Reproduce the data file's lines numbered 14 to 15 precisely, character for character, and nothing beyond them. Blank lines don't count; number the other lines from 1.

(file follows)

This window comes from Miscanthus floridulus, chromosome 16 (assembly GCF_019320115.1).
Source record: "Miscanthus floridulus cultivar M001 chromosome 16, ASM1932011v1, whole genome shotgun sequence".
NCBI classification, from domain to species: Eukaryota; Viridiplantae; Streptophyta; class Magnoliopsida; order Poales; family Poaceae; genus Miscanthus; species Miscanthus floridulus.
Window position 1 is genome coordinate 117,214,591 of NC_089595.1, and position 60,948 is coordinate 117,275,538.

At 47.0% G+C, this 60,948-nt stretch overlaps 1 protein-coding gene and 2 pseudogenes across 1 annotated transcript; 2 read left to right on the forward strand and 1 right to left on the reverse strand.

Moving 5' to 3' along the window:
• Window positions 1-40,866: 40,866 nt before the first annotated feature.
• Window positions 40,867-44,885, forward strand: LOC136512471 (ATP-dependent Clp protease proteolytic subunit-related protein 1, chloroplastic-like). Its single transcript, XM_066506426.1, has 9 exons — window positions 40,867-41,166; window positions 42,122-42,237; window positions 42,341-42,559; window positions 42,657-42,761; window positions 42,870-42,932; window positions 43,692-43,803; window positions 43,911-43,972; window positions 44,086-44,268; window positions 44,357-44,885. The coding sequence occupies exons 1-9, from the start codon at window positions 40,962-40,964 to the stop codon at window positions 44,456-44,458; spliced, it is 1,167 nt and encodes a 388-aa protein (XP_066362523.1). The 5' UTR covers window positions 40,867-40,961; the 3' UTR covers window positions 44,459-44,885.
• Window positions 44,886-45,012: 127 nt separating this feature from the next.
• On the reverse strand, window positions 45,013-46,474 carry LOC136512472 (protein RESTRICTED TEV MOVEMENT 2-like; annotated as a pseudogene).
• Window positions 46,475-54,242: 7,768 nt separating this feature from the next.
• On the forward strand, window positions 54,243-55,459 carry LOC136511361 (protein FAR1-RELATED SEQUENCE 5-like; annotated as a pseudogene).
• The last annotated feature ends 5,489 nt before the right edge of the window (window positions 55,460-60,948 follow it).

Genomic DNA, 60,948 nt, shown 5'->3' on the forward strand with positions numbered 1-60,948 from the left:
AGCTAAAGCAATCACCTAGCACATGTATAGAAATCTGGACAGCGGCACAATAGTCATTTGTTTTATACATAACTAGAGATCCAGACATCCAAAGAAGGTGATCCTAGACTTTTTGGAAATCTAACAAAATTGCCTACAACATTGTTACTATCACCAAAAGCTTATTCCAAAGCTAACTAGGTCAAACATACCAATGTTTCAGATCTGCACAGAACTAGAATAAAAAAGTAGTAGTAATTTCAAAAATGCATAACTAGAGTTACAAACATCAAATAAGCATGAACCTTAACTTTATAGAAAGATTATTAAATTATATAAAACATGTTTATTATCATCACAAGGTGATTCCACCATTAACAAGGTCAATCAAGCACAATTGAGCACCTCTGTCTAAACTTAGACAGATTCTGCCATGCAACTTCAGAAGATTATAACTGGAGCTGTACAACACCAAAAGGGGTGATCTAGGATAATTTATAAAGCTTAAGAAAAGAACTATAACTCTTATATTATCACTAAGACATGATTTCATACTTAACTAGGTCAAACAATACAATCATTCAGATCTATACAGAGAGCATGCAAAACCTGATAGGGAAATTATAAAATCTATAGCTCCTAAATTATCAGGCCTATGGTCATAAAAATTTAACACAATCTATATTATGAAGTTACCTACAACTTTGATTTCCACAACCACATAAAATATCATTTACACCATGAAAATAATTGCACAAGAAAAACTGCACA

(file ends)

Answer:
Genomic DNA, 60,948 nt, shown 5'->3' on the forward strand with positions numbered 1-60,948 from the left:
AGCTAAAGCAATCACCTAGCACATGTATAGAAATCTGGACAGCGGCACAATAGTCATTTGTTTTATACATAACTAGAGATCCAGACATCCAAAGAAGGTGATCCTAGACTTTTTGGAAATCTAACAAAATTGCCTACAACATTGTTACTATCACCAAAAGCTTATTCCAAAGCTAACTAGGTCAAACATACCAATGTTTCAGATCTGCACAGAACTAGAATAAAAAAGTAGTAGTAATTTCAAAAATGCATAACTAGAGTTACAAACATCAAATAAGCATGAACCTTAACTTTATAGAAAGATTATTAAATTATATAAAACATGTTTATTATCATCACAAGGTGATTCCACCATTAACAAGGTCAATCAAGCACAATTGAGCACCTCTGTCTAAACTTAGACAGATTCTGCCATGCAACTTCAGAAGATTATAACTGGAGCTGTACAACACCAAAAGGGGTGATCTAGGATAATTTATAAAGCTTAAGAAAAGAACTATAACTCTTATATTATCACTAAGACATGATTTCATACTTAACTAGGTCAAACAATACAATCATTCAGATCTATACAGAGAGCATGCAAAACCTGATAGGGAAATTATAAAATCTATAGCTCCTAAATTATCAGGCCTATGGTCATAAAAATTTAACACAATCTATATTATGAAGTTACCTACAACTTTGATTTCCACAACCACATAAAATATCATTTACACCATGAAAATAATTGCACAAGAAAAACTGCACA